Motorola Moto G: Hands-on preview

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Motorola's Moto G may just start a revolution.

A well-built Android smartphone for £135 sim-free, the Moto G is clearly going to raise everybody's expectations with regard to unlocked budget handsets. In one swathe, it attacks Nokia's growing success with the Lumia 520, Samsung's bustling midrange business, and all of the no-name and Chinese manufacturers that are growing fast in the developing world.

I got to spend a little while with the Moto G, and I was deeply impressed. The key here isn't just the specs, but also the build quality. Generally, budget handsets look and feel cheap, but that isn’t the case with Motorola’s latest effort.

Indeed, we’d go as far as to say that the Moto G's killer feature is its fit and finish. And that’s part of the reason that Nokia’s Lumia 520 (available in the UK for £130 now) has done well in places like Latin America – because it doesn't feel cheap.

Neither does the Moto G, and it has the specs to back it up. Its 4.5in 720p IPS LCD screen had deeper, more saturated colours than my Moto X's AMOLED screen. It runs a 1.2GHz Qualcomm Snapdragon 400 processor, a more mainstream part than some of the more generic Cortex-A7s you see in other low cost smartphones. The rear camera is a 5-megapixel affair, and there’s also a 1.3-megapixel front-facer.

Holding the Moto G in my hand, it didn't feel much cheaper than my Moto X. The backplate peels off to reveal the sim card slot, and you can replace it with one of seven colours, a nod to the Moto X's Moto Maker customisation scheme.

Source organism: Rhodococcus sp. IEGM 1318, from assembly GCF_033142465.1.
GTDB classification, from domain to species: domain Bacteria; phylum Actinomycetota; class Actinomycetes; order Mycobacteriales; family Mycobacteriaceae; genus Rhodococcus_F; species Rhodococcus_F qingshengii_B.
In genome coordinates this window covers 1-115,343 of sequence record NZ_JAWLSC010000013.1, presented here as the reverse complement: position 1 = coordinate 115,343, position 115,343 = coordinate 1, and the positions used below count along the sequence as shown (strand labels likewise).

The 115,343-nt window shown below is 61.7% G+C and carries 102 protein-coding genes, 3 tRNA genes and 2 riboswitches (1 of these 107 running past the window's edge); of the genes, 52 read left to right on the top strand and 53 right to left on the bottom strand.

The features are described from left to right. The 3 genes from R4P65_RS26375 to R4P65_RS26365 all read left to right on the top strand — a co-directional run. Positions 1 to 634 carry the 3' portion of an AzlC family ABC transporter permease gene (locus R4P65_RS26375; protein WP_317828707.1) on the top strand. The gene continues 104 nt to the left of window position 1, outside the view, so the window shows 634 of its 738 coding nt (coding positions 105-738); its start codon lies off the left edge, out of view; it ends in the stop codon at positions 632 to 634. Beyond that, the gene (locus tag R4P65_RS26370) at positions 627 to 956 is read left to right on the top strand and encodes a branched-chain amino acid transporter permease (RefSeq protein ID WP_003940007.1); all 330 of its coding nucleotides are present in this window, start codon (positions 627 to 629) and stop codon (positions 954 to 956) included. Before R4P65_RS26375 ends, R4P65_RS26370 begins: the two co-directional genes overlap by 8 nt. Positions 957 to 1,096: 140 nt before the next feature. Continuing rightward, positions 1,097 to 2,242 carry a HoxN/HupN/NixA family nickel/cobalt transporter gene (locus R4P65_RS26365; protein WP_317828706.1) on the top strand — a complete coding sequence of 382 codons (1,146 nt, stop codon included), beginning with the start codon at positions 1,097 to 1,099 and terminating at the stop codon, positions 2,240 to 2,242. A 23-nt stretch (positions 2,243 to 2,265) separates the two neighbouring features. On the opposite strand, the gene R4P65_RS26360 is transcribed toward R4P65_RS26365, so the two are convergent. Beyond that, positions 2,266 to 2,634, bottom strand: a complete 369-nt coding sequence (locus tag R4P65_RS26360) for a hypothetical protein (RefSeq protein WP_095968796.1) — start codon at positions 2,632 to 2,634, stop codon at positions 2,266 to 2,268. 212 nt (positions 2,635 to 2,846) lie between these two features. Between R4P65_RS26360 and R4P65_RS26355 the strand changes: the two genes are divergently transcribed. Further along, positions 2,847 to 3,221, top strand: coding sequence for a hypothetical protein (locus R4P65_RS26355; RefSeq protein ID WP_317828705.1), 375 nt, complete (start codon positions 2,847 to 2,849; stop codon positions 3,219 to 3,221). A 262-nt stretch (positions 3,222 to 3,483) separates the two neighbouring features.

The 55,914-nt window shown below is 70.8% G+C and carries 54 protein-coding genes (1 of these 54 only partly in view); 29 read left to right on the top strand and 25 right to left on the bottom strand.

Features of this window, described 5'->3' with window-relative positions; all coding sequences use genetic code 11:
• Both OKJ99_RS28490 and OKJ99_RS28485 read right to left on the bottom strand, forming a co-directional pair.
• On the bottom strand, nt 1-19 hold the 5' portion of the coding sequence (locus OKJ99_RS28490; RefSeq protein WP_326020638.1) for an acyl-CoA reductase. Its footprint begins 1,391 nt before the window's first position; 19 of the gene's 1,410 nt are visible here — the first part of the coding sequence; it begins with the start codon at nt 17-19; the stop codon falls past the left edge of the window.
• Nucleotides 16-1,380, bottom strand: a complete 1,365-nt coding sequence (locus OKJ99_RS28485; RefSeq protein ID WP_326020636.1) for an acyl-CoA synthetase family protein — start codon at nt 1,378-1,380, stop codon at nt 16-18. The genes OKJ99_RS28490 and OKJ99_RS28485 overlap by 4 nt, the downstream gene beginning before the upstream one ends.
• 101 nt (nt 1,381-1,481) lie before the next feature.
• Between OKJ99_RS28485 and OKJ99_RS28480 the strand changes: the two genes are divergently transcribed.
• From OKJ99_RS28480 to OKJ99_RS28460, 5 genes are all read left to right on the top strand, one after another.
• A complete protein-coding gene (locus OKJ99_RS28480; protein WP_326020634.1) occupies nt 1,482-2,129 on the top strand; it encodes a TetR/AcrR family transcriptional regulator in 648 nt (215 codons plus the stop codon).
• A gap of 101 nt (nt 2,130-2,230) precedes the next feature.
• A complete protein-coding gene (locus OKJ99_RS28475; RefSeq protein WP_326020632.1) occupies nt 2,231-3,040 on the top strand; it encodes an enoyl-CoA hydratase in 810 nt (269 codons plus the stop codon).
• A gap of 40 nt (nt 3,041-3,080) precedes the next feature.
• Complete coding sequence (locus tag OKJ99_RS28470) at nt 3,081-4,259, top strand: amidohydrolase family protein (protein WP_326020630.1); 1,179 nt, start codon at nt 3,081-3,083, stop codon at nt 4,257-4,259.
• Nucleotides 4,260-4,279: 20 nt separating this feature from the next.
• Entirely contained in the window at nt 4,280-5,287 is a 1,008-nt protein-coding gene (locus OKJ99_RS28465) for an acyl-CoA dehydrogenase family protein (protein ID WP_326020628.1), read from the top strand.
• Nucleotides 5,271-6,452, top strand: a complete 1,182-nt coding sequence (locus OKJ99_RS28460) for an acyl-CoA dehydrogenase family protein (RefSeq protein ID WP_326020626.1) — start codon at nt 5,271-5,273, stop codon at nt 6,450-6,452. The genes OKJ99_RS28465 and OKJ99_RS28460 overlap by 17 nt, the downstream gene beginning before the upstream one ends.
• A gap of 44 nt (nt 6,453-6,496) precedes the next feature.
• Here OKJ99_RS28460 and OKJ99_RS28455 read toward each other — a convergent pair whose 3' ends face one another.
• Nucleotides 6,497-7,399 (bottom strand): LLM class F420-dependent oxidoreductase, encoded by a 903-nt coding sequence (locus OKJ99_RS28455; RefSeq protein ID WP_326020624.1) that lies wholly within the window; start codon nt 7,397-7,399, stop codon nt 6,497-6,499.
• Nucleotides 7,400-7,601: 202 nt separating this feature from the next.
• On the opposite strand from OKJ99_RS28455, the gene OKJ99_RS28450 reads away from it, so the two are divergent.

Motorola has cut some corners, but they're relatively invisible. The base Moto G has 8GB of storage and no memory card slot – and that's going to be tight, but there’s a 16GB model for £160 if you can splash out a little more. There's also no LTE (but HSPA+ will be supported), no touchless control (i.e. no "OK Google"), and no Active Display, the Moto X's very useful little notifications trick.

Motorola confirmed that it is making money on this handset, which is also a good thing: Unlike, say, the Amazon Kindle Fire, this isn't a break-even or loss leader product. And since this is a Google phone, it'll get Android 4.4 KitKat starting in January.

The Moto G is available in the UK now, with the sim-free price (as we’ve already mentioned) being £135 for the base 8GB version, and £160 for the 16GB model.

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